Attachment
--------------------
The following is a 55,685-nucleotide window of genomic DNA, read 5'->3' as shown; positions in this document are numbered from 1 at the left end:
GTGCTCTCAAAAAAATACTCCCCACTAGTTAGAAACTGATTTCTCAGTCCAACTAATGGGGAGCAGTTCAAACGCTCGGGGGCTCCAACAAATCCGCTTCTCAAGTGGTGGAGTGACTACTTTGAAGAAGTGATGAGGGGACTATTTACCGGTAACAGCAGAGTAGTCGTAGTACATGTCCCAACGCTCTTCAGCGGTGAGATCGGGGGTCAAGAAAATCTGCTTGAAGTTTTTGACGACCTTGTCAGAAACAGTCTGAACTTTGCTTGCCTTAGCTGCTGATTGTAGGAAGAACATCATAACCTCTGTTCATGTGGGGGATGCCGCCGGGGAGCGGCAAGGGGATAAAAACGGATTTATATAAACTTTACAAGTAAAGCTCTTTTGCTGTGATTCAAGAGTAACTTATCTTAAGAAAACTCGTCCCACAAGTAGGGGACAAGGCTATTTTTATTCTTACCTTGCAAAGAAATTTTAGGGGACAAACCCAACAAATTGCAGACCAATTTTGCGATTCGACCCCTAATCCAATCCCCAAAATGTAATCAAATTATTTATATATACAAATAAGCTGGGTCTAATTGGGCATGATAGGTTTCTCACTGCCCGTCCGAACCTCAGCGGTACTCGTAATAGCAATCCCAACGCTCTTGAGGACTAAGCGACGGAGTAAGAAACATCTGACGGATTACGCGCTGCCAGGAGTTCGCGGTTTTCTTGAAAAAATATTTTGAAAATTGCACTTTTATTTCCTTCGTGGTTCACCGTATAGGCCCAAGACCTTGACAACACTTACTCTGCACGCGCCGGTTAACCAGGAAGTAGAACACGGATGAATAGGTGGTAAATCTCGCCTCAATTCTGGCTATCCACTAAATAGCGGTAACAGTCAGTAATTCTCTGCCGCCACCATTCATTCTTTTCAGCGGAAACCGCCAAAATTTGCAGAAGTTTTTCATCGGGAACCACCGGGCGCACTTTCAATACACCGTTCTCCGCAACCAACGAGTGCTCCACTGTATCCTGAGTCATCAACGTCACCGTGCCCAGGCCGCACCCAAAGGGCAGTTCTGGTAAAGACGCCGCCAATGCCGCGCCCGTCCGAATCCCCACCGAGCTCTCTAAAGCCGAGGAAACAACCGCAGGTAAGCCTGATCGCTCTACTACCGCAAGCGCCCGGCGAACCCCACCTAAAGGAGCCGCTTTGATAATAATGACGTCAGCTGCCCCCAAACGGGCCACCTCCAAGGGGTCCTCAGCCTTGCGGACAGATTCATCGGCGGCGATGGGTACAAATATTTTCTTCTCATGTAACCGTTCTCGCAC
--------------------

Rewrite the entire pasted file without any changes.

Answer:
The following is a 55,685-nucleotide window of genomic DNA, read 5'->3' as shown; positions in this document are numbered from 1 at the left end:
GTGCTCTCAAAAAAATACTCCCCACTAGTTAGAAACTGATTTCTCAGTCCAACTAATGGGGAGCAGTTCAAACGCTCGGGGGCTCCAACAAATCCGCTTCTCAAGTGGTGGAGTGACTACTTTGAAGAAGTGATGAGGGGACTATTTACCGGTAACAGCAGAGTAGTCGTAGTACATGTCCCAACGCTCTTCAGCGGTGAGATCGGGGGTCAAGAAAATCTGCTTGAAGTTTTTGACGACCTTGTCAGAAACAGTCTGAACTTTGCTTGCCTTAGCTGCTGATTGTAGGAAGAACATCATAACCTCTGTTCATGTGGGGGATGCCGCCGGGGAGCGGCAAGGGGATAAAAACGGATTTATATAAACTTTACAAGTAAAGCTCTTTTGCTGTGATTCAAGAGTAACTTATCTTAAGAAAACTCGTCCCACAAGTAGGGGACAAGGCTATTTTTATTCTTACCTTGCAAAGAAATTTTAGGGGACAAACCCAACAAATTGCAGACCAATTTTGCGATTCGACCCCTAATCCAATCCCCAAAATGTAATCAAATTATTTATATATACAAATAAGCTGGGTCTAATTGGGCATGATAGGTTTCTCACTGCCCGTCCGAACCTCAGCGGTACTCGTAATAGCAATCCCAACGCTCTTGAGGACTAAGCGACGGAGTAAGAAACATCTGACGGATTACGCGCTGCCAGGAGTTCGCGGTTTTCTTGAAAAAATATTTTGAAAATTGCACTTTTATTTCCTTCGTGGTTCACCGTATAGGCCCAAGACCTTGACAACACTTACTCTGCACGCGCCGGTTAACCAGGAAGTAGAACACGGATGAATAGGTGGTAAATCTCGCCTCAATTCTGGCTATCCACTAAATAGCGGTAACAGTCAGTAATTCTCTGCCGCCACCATTCATTCTTTTCAGCGGAAACCGCCAAAATTTGCAGAAGTTTTTCATCGGGAACCACCGGGCGCACTTTCAATACACCGTTCTCCGCAACCAACGAGTGCTCCACTGTATCCTGAGTCATCAACGTCACCGTGCCCAGGCCGCACCCAAAGGGCAGTTCTGGTAAAGACGCCGCCAATGCCGCGCCCGTCCGAATCCCCACCGAGCTCTCTAAAGCCGAGGAAACAACCGCAGGTAAGCCTGATCGCTCTACTACCGCAAGCGCCCGGCGAACCCCACCTAAAGGAGCCGCTTTGATAATAATGACGTCAGCTGCCCCCAAACGGGCCACCTCCAAGGGGTCCTCAGCCTTGCGGACAGATTCATCGGCGGCGATGGGTACAAATATTTTCTTCTCATGTAACCGTTCTCGCAC